Economic optima for buffers in direct reduction steelmaking under increasing shares of renewable hydrogen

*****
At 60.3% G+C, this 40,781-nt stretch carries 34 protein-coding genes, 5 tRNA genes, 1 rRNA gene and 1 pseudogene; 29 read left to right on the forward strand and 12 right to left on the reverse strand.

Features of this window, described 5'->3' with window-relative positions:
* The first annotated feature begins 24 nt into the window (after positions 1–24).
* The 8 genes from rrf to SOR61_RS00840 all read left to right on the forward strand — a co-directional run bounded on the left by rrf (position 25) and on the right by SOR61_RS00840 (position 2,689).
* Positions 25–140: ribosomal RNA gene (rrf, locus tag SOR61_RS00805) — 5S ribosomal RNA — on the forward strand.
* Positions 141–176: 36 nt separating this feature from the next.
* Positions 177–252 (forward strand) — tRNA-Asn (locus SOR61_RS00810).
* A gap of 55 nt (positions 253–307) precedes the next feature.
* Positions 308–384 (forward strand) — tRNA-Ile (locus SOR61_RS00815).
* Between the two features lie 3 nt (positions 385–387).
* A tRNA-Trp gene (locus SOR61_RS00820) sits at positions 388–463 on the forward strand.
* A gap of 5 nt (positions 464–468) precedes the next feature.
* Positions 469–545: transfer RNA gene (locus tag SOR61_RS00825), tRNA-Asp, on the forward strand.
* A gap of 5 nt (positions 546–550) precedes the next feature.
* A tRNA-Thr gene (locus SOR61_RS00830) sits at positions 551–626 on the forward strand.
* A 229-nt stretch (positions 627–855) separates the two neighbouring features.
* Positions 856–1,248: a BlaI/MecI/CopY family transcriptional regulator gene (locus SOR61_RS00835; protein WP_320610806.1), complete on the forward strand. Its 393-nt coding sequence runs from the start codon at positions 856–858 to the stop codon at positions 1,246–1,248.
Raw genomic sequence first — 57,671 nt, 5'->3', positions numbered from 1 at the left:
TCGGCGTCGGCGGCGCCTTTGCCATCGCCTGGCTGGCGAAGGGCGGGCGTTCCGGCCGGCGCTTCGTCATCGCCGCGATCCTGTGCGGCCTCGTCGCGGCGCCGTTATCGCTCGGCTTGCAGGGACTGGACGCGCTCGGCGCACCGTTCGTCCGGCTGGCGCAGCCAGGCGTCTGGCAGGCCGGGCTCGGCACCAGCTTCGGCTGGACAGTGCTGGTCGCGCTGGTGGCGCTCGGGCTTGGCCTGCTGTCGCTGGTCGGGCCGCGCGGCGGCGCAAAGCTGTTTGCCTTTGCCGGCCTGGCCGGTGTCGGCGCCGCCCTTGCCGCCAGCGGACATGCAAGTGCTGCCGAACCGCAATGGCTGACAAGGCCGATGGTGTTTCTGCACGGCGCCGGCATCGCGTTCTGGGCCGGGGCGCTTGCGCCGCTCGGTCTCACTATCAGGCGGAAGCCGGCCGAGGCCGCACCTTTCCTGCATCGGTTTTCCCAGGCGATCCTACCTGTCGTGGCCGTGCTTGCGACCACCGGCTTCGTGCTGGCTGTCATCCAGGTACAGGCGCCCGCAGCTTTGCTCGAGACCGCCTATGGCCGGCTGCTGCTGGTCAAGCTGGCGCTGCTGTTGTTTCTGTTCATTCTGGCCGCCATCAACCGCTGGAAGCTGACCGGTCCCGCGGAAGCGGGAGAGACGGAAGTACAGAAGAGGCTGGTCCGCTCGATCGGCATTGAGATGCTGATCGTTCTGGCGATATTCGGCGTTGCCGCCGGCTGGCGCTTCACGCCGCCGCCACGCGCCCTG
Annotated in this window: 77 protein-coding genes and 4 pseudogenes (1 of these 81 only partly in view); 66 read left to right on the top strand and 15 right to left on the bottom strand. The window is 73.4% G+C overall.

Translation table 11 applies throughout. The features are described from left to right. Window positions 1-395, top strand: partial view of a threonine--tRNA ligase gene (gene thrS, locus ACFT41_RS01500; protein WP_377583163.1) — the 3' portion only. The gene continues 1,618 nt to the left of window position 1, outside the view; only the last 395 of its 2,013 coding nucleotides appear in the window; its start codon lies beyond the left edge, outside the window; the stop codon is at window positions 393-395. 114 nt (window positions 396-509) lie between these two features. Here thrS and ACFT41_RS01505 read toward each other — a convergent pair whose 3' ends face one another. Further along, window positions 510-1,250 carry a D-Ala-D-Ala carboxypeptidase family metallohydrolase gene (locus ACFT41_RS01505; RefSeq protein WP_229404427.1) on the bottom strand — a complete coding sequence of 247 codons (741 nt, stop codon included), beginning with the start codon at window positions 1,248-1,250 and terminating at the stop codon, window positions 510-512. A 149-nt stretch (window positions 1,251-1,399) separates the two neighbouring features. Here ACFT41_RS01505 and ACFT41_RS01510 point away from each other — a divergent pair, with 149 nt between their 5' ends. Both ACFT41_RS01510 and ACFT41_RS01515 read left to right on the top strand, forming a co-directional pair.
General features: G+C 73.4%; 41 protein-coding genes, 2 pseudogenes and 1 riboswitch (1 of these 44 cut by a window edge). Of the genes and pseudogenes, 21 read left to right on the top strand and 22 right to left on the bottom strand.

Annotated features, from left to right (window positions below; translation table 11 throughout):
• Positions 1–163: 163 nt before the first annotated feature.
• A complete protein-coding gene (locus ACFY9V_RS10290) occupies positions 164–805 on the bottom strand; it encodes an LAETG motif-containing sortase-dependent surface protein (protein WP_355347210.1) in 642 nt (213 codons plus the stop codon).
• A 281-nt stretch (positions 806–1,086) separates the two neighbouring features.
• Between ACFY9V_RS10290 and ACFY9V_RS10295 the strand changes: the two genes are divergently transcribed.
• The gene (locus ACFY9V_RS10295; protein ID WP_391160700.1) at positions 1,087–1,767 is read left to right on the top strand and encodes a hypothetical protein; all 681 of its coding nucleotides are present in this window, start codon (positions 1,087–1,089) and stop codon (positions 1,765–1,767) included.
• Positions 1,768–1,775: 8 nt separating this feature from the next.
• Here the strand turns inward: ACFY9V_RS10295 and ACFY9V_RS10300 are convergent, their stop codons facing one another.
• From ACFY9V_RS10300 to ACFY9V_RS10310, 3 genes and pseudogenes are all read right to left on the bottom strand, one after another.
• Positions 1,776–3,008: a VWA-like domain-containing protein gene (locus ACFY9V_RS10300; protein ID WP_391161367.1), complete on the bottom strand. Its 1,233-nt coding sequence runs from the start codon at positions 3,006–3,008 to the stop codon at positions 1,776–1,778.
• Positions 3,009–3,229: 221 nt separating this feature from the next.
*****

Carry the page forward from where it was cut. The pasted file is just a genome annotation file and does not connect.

While current climate targets demand substantial reductions in greenhouse gas emissions, the potentials to further reduce carbon dioxide emissions in traditional primary steel-making are limited. One possible solution that is receiving increasing attention is the direct reduction (DR) technology, operated either with renewable hydrogen (H2) from electrolysis or with conventional natural gas (NG). DR technology makes it possible to decouple steel and H2 production by temporarily using overcapacities to produce and store intermediary products during periods of low renewable electricity prices, or by switching between H2 and NG. This paper aims to explore the impact of this decoupling on overall costs and the corresponding dimensioning of production and storage capacities. An optimization model is developed to determine the least-cost operation based on perfect-foresight. This model can determine the minimum costs for optimal production and storage capacities under various assumptions considering fluctuatingH2 and NG prices and increasing H2 shares. The model is applied to a case study for Germany and covers the current situation, the medium term until 2030, and the long term until 2050. Under the assumptions made, direct reduced iron (DRI) storage mainly serves as long-term storage for several weeks, similar to usual balancing storage capacities. Storing H2, on the contrary, is used for short-term fluctuations and could balance H2 demand in the hourly range until 2050. From an economic perspective, DRI production using NG tends to be cheaper than using H2 in the short term, and potential savings from the flexible operation with storages are initially small. However, in the long term until 2050, NG andH2 could achieve similar total costs if buffers are used. Otherwise, temporarily occurring electricity prices pikes imply substantial increases in total costs if high shares of H2 need to be achieved.